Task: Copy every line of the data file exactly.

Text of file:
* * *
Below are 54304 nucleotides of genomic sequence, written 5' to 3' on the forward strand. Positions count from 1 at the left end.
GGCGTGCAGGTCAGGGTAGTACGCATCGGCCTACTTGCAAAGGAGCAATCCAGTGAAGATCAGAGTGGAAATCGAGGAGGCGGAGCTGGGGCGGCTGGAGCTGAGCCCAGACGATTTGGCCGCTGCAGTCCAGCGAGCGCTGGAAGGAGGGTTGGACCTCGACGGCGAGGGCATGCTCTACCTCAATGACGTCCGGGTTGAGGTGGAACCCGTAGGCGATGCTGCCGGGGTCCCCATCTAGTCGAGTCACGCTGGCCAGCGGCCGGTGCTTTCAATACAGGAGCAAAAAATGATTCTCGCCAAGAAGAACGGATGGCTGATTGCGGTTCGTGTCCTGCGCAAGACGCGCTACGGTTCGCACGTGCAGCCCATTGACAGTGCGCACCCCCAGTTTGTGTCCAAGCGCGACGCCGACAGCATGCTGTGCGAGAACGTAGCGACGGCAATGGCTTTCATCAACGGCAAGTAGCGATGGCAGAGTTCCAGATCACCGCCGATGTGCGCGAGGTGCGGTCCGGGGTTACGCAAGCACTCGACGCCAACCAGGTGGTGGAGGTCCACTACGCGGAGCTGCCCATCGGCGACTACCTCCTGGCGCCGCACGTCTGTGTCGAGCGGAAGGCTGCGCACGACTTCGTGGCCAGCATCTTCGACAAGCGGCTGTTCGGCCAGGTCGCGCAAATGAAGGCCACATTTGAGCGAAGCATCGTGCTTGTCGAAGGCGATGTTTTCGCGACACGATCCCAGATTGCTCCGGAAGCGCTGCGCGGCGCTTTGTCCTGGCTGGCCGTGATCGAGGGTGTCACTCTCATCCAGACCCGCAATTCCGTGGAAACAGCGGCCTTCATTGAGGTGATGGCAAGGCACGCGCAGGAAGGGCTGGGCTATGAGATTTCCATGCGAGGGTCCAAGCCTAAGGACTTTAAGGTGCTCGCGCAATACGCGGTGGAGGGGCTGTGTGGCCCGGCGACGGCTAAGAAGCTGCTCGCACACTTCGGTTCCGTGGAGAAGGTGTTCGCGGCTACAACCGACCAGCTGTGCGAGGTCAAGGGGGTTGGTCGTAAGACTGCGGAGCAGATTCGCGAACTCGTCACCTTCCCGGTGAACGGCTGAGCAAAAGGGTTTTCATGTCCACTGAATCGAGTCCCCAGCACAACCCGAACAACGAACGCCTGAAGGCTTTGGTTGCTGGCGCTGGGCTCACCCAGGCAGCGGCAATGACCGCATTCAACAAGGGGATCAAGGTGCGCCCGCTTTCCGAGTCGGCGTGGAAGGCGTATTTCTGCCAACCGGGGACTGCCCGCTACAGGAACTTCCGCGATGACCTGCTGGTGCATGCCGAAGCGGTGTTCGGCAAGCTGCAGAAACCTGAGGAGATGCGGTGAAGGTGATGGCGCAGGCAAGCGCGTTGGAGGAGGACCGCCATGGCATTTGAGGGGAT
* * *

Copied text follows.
Below are 54304 nucleotides of genomic sequence, written 5' to 3' on the forward strand. Positions count from 1 at the left end.
GGCGTGCAGGTCAGGGTAGTACGCATCGGCCTACTTGCAAAGGAGCAATCCAGTGAAGATCAGAGTGGAAATCGAGGAGGCGGAGCTGGGGCGGCTGGAGCTGAGCCCAGACGATTTGGCCGCTGCAGTCCAGCGAGCGCTGGAAGGAGGGTTGGACCTCGACGGCGAGGGCATGCTCTACCTCAATGACGTCCGGGTTGAGGTGGAACCCGTAGGCGATGCTGCCGGGGTCCCCATCTAGTCGAGTCACGCTGGCCAGCGGCCGGTGCTTTCAATACAGGAGCAAAAAATGATTCTCGCCAAGAAGAACGGATGGCTGATTGCGGTTCGTGTCCTGCGCAAGACGCGCTACGGTTCGCACGTGCAGCCCATTGACAGTGCGCACCCCCAGTTTGTGTCCAAGCGCGACGCCGACAGCATGCTGTGCGAGAACGTAGCGACGGCAATGGCTTTCATCAACGGCAAGTAGCGATGGCAGAGTTCCAGATCACCGCCGATGTGCGCGAGGTGCGGTCCGGGGTTACGCAAGCACTCGACGCCAACCAGGTGGTGGAGGTCCACTACGCGGAGCTGCCCATCGGCGACTACCTCCTGGCGCCGCACGTCTGTGTCGAGCGGAAGGCTGCGCACGACTTCGTGGCCAGCATCTTCGACAAGCGGCTGTTCGGCCAGGTCGCGCAAATGAAGGCCACATTTGAGCGAAGCATCGTGCTTGTCGAAGGCGATGTTTTCGCGACACGATCCCAGATTGCTCCGGAAGCGCTGCGCGGCGCTTTGTCCTGGCTGGCCGTGATCGAGGGTGTCACTCTCATCCAGACCCGCAATTCCGTGGAAACAGCGGCCTTCATTGAGGTGATGGCAAGGCACGCGCAGGAAGGGCTGGGCTATGAGATTTCCATGCGAGGGTCCAAGCCTAAGGACTTTAAGGTGCTCGCGCAATACGCGGTGGAGGGGCTGTGTGGCCCGGCGACGGCTAAGAAGCTGCTCGCACACTTCGGTTCCGTGGAGAAGGTGTTCGCGGCTACAACCGACCAGCTGTGCGAGGTCAAGGGGGTTGGTCGTAAGACTGCGGAGCAGATTCGCGAACTCGTCACCTTCCCGGTGAACGGCTGAGCAAAAGGGTTTTCATGTCCACTGAATCGAGTCCCCAGCACAACCCGAACAACGAACGCCTGAAGGCTTTGGTTGCTGGCGCTGGGCTCACCCAGGCAGCGGCAATGACCGCATTCAACAAGGGGATCAAGGTGCGCCCGCTTTCCGAGTCGGCGTGGAAGGCGTATTTCTGCCAACCGGGGACTGCCCGCTACAGGAACTTCCGCGATGACCTGCTGGTGCATGCCGAAGCGGTGTTCGGCAAGCTGCAGAAACCTGAGGAGATGCGGTGAAGGTGATGGCGCAGGCAAGCGCGTTGGAGGAGGACCGCCATGGCATTTGAGGGGAT